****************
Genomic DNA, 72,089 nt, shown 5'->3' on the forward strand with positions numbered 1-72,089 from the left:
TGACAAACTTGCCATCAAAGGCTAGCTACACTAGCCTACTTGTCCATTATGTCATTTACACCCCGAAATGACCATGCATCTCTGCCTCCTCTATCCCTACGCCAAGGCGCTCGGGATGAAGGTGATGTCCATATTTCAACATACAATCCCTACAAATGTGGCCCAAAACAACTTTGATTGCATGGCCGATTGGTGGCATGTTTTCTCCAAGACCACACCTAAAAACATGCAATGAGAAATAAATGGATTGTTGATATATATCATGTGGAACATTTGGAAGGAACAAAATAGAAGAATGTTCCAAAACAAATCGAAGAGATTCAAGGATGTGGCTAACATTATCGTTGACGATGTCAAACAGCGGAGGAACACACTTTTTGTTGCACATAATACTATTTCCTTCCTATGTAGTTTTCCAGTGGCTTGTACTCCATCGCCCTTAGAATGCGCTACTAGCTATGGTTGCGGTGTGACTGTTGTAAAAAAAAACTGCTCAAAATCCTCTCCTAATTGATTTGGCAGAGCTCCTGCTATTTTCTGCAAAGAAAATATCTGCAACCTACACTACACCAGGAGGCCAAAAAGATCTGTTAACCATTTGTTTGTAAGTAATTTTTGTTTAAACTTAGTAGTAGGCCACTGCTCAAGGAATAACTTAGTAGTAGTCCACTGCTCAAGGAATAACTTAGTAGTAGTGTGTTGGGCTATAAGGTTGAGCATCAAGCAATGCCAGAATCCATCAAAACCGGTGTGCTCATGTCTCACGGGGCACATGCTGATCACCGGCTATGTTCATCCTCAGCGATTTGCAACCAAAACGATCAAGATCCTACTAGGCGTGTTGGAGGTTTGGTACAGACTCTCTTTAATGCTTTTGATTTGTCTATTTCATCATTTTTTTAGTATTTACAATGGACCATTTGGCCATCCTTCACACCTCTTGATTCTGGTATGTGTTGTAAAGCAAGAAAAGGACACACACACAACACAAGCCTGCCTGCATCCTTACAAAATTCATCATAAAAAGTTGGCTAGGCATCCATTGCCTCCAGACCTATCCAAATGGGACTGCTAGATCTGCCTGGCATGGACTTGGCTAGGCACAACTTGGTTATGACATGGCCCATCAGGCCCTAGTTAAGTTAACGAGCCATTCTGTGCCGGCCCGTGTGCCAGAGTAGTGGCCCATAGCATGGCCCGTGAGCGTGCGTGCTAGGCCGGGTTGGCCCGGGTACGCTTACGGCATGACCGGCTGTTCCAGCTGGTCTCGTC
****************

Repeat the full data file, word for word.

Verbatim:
Genomic DNA, 72,089 nt, shown 5'->3' on the forward strand with positions numbered 1-72,089 from the left:
TGACAAACTTGCCATCAAAGGCTAGCTACACTAGCCTACTTGTCCATTATGTCATTTACACCCCGAAATGACCATGCATCTCTGCCTCCTCTATCCCTACGCCAAGGCGCTCGGGATGAAGGTGATGTCCATATTTCAACATACAATCCCTACAAATGTGGCCCAAAACAACTTTGATTGCATGGCCGATTGGTGGCATGTTTTCTCCAAGACCACACCTAAAAACATGCAATGAGAAATAAATGGATTGTTGATATATATCATGTGGAACATTTGGAAGGAACAAAATAGAAGAATGTTCCAAAACAAATCGAAGAGATTCAAGGATGTGGCTAACATTATCGTTGACGATGTCAAACAGCGGAGGAACACACTTTTTGTTGCACATAATACTATTTCCTTCCTATGTAGTTTTCCAGTGGCTTGTACTCCATCGCCCTTAGAATGCGCTACTAGCTATGGTTGCGGTGTGACTGTTGTAAAAAAAAACTGCTCAAAATCCTCTCCTAATTGATTTGGCAGAGCTCCTGCTATTTTCTGCAAAGAAAATATCTGCAACCTACACTACACCAGGAGGCCAAAAAGATCTGTTAACCATTTGTTTGTAAGTAATTTTTGTTTAAACTTAGTAGTAGGCCACTGCTCAAGGAATAACTTAGTAGTAGTCCACTGCTCAAGGAATAACTTAGTAGTAGTGTGTTGGGCTATAAGGTTGAGCATCAAGCAATGCCAGAATCCATCAAAACCGGTGTGCTCATGTCTCACGGGGCACATGCTGATCACCGGCTATGTTCATCCTCAGCGATTTGCAACCAAAACGATCAAGATCCTACTAGGCGTGTTGGAGGTTTGGTACAGACTCTCTTTAATGCTTTTGATTTGTCTATTTCATCATTTTTTTAGTATTTACAATGGACCATTTGGCCATCCTTCACACCTCTTGATTCTGGTATGTGTTGTAAAGCAAGAAAAGGACACACACACAACACAAGCCTGCCTGCATCCTTACAAAATTCATCATAAAAAGTTGGCTAGGCATCCATTGCCTCCAGACCTATCCAAATGGGACTGCTAGATCTGCCTGGCATGGACTTGGCTAGGCACAACTTGGTTATGACATGGCCCATCAGGCCCTAGTTAAGTTAACGAGCCATTCTGTGCCGGCCCGTGTGCCAGAGTAGTGGCCCATAGCATGGCCCGTGAGCGTGCGTGCTAGGCCGGGTTGGCCCGGGTACGCTTACGGCATGACCGGCTGTTCCAGCTGGTCTCGTC